Integrated Veterinary Care Initiative

Integrated Veterinary Care Initiative (IVCI) to Support Client-Centred Practices

The Canine Massage Guild

Integrated Veterinary Care InitiativeThe Canine Massage Guild, a network of highly skilled professional Clinical Canine Massage therapists, has created its Integrated Veterinary Care Initiative (IVCI) which aims to raise awareness of the sciencebased complementary therapy and build relationships with vets in the treatment of soft tissue injury rehabilitation and chronic pain management.

The IVCI is a resource that demonstrates how clinical canine massage can give integrative, progressive veterinary practices a significant competitive edge and offers vets, vet nurses and Practice Managers the following:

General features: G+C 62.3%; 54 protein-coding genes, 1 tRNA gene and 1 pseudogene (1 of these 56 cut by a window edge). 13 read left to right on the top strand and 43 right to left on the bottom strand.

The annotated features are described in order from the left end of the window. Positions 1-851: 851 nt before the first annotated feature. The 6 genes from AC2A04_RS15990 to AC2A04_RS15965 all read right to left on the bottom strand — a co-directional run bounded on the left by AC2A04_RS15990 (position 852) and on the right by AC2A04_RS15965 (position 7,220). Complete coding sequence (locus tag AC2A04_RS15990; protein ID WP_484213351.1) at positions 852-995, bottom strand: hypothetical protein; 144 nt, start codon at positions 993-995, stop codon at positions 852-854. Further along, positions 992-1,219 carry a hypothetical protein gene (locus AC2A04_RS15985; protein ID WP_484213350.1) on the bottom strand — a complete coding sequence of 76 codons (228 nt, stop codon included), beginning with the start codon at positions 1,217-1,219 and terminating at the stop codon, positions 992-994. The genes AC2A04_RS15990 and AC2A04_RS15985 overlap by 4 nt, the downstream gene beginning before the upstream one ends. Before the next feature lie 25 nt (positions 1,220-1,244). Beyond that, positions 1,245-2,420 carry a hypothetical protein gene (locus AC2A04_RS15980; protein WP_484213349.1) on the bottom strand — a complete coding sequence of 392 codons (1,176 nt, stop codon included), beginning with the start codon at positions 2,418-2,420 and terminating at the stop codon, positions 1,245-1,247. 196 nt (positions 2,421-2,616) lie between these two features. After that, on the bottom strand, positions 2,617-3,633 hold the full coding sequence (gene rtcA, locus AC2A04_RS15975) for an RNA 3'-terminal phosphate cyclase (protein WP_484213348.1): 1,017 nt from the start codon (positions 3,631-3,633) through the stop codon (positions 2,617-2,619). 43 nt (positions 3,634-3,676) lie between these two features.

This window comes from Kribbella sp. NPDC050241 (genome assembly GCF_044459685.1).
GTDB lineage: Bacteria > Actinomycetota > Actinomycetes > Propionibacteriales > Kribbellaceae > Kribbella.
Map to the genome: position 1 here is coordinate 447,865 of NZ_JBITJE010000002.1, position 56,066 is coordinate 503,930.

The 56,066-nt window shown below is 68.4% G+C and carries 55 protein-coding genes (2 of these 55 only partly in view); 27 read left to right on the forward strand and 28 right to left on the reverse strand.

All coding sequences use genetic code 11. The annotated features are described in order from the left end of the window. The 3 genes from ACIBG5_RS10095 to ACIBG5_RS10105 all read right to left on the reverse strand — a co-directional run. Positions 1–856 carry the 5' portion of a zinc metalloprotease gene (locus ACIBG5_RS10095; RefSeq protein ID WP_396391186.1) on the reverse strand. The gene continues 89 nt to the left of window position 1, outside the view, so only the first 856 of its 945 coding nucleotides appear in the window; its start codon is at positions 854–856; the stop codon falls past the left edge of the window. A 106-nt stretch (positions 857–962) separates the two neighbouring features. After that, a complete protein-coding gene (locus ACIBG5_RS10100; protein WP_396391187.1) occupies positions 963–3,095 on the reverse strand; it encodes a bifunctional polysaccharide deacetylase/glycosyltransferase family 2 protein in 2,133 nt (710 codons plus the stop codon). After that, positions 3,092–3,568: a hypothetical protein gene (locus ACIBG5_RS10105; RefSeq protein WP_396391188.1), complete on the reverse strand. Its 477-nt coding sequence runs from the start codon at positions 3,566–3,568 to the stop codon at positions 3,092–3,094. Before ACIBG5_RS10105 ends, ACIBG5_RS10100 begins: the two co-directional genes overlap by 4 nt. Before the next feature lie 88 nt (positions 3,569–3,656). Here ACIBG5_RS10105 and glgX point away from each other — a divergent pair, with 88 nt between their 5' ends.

• A comprehensive and informative 16pp brochure featuring in-depth information about clinical canine massage, its applications and goals, as well as the code, practice and ethics of Guild therapists
  • Vet and pet owner information sheet to aid discussion about the suitability of the therapy for their dog
  • Dedicated online enquiry page for the veterinary community
  • Lunch ‘n’ learn informal talks or more formal presentations by Guild members
  • The facility to verify the training and background of any Canine Massage Guild therapist with whom you choose to work through our online Therapist Register.

As previously announced, the Guild is currently working with both Winchester and Sparsholt Universities to formally research the efficacy of clinical canine massage and produce a suite of evidence from various studies including double blind trials.